Before you are obliged to fire up the lawnmower this spring, consider renting a tiller to expand natural borders. Broader woodlots, shrub zones and flower beds, planted with native species and loosely maintained to permit pockets of native "weeds," such as thistle, honeysuckle and pokeweed, will reduce your work load and bring more wildlife into your yard. In a secluded corner, start a brush pile, a magnet for many insects, birds, reptiles and small mammals.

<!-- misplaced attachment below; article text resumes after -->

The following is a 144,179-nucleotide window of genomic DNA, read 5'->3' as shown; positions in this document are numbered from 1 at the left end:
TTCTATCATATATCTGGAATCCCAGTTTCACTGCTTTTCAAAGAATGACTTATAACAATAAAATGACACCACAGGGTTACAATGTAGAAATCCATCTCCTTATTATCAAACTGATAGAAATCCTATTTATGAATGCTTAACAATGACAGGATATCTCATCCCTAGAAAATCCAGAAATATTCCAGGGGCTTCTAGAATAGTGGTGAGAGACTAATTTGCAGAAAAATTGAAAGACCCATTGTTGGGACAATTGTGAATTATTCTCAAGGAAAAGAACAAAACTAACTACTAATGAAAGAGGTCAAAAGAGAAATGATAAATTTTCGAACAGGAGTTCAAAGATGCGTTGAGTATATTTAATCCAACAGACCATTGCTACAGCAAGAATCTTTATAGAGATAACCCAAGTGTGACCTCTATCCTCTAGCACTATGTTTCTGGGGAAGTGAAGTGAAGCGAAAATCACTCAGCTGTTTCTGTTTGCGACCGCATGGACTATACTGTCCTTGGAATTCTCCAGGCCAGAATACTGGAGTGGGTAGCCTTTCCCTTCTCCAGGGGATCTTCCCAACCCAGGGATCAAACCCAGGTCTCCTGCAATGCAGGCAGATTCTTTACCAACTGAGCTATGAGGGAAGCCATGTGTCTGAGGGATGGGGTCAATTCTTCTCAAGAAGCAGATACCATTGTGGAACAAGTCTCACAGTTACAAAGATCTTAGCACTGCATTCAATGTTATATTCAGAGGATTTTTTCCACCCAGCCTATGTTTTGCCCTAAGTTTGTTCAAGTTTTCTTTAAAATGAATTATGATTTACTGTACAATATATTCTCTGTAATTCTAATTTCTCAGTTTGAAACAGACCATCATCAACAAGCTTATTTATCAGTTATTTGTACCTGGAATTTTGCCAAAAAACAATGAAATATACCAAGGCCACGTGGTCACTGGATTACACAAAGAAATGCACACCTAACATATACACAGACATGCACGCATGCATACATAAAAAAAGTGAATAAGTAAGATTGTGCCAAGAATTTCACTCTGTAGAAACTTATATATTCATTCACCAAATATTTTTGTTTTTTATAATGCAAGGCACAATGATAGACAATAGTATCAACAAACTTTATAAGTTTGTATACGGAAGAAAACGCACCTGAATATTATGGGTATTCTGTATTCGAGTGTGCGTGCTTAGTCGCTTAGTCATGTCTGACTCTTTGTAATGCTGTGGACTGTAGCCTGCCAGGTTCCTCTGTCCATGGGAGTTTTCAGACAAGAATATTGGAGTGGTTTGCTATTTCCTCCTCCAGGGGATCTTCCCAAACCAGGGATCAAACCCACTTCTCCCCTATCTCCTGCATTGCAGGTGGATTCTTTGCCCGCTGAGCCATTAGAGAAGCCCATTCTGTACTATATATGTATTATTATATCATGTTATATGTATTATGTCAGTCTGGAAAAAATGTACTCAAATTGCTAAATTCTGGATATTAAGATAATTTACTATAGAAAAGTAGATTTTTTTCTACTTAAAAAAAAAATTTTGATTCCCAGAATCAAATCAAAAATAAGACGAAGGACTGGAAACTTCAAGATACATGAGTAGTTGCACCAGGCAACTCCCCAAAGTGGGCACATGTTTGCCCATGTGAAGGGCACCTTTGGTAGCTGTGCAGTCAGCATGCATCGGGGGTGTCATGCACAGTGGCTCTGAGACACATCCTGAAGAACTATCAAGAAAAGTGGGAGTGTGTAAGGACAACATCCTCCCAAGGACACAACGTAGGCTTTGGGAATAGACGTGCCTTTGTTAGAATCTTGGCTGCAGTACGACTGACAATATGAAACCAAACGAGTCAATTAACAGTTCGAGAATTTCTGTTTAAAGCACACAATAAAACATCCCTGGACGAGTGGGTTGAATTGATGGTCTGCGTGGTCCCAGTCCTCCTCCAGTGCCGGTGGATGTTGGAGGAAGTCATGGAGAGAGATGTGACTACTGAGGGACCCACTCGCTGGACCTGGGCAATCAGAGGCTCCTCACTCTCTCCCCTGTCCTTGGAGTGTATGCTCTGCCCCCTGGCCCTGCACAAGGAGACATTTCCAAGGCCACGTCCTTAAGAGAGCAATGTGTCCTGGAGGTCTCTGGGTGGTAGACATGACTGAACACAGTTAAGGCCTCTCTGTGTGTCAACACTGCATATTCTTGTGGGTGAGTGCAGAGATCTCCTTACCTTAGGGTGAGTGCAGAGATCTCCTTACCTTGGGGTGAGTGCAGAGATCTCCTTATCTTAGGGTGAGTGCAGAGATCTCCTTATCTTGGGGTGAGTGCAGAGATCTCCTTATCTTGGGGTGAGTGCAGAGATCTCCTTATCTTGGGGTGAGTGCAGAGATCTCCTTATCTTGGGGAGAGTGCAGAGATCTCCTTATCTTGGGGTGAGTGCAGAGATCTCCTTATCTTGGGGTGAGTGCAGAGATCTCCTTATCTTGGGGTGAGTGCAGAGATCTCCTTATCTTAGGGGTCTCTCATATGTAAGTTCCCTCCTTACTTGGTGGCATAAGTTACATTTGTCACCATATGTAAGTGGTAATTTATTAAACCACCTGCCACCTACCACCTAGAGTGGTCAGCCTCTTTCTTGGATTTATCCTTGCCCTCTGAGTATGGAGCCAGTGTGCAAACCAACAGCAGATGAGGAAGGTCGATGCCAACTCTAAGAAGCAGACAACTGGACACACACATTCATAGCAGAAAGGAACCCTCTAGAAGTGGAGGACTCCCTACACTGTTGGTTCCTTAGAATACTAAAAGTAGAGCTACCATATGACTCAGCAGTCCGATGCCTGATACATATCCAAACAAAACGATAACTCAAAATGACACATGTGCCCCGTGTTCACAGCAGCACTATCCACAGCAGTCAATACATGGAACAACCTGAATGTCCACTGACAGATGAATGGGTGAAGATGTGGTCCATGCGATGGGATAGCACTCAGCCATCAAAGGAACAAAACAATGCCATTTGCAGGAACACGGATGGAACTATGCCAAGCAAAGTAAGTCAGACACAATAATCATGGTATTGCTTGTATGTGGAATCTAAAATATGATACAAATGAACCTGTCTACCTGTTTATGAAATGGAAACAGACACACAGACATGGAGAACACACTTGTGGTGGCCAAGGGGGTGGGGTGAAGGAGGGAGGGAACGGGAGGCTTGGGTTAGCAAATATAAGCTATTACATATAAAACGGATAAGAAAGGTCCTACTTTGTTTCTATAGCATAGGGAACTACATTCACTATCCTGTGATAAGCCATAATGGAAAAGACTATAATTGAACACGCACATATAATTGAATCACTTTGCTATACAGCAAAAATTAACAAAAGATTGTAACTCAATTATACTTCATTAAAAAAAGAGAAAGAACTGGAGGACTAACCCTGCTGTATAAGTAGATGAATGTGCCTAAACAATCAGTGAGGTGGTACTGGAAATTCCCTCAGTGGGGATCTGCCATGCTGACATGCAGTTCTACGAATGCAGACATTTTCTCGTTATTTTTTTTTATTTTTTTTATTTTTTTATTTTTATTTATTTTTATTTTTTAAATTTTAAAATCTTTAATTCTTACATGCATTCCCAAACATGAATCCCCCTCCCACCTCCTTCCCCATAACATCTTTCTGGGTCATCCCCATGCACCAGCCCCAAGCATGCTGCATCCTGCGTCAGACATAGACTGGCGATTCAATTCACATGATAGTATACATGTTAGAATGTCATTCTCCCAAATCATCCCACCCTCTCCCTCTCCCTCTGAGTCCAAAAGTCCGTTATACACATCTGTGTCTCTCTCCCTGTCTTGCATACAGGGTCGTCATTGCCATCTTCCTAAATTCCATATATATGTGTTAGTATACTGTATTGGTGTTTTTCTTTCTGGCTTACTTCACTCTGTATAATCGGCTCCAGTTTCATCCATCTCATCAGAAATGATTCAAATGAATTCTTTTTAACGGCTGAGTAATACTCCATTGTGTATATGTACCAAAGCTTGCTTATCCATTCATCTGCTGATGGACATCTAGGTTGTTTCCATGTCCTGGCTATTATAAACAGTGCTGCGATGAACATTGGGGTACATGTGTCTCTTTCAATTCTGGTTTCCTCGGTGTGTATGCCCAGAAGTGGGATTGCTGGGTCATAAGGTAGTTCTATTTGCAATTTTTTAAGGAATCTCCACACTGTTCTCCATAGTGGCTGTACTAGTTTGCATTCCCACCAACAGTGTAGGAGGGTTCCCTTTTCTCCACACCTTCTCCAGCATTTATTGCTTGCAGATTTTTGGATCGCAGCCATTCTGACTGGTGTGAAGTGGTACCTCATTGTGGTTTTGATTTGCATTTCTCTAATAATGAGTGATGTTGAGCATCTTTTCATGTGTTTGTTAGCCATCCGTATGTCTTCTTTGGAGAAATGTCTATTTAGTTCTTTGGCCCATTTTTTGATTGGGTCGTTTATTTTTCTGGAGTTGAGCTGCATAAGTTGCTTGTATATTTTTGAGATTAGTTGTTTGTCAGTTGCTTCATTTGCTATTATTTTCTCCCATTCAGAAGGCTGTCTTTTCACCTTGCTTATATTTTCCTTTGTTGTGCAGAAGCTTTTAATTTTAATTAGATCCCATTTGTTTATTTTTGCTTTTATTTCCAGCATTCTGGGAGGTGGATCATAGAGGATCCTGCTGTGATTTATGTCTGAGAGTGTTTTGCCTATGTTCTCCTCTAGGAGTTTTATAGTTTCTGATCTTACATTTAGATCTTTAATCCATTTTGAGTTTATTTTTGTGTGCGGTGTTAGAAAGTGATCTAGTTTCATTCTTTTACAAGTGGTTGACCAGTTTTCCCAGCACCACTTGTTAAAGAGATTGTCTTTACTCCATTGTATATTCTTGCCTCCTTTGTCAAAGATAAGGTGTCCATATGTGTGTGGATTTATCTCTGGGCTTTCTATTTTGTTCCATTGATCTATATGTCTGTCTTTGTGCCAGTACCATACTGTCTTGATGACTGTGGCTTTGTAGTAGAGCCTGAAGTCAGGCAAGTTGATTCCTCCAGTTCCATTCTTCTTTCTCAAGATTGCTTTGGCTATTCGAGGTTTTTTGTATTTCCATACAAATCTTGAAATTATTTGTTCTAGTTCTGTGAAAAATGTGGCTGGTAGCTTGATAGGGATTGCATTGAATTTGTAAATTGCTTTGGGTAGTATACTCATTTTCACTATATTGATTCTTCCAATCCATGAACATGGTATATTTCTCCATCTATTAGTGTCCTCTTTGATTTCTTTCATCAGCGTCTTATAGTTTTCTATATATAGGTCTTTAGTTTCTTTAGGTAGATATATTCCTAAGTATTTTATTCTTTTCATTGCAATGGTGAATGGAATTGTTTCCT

The suburban lawn is not a natural habitat and, while providing a convenient source of worms and grubs for robins, grackles and starlings, it is of no benefit to most wildlife species; unless you allow dandelions, clover and plantain to thrive on your cherished carpet, even cottontails will show little interest. Worse yet, most homeowners maintain their lawns with a toxic mix of chemicals, from fertilizers to herbicides, hardly a nature-friendly environment.
Unlike the high-maintenance lawn, natural borders bring a wide variety of plant and animal life to your plot of earth, providing beauty, entertainment and a chance to learn more about your local ecosystem. And, for parents, what better place to introduce children to their wild neighbors?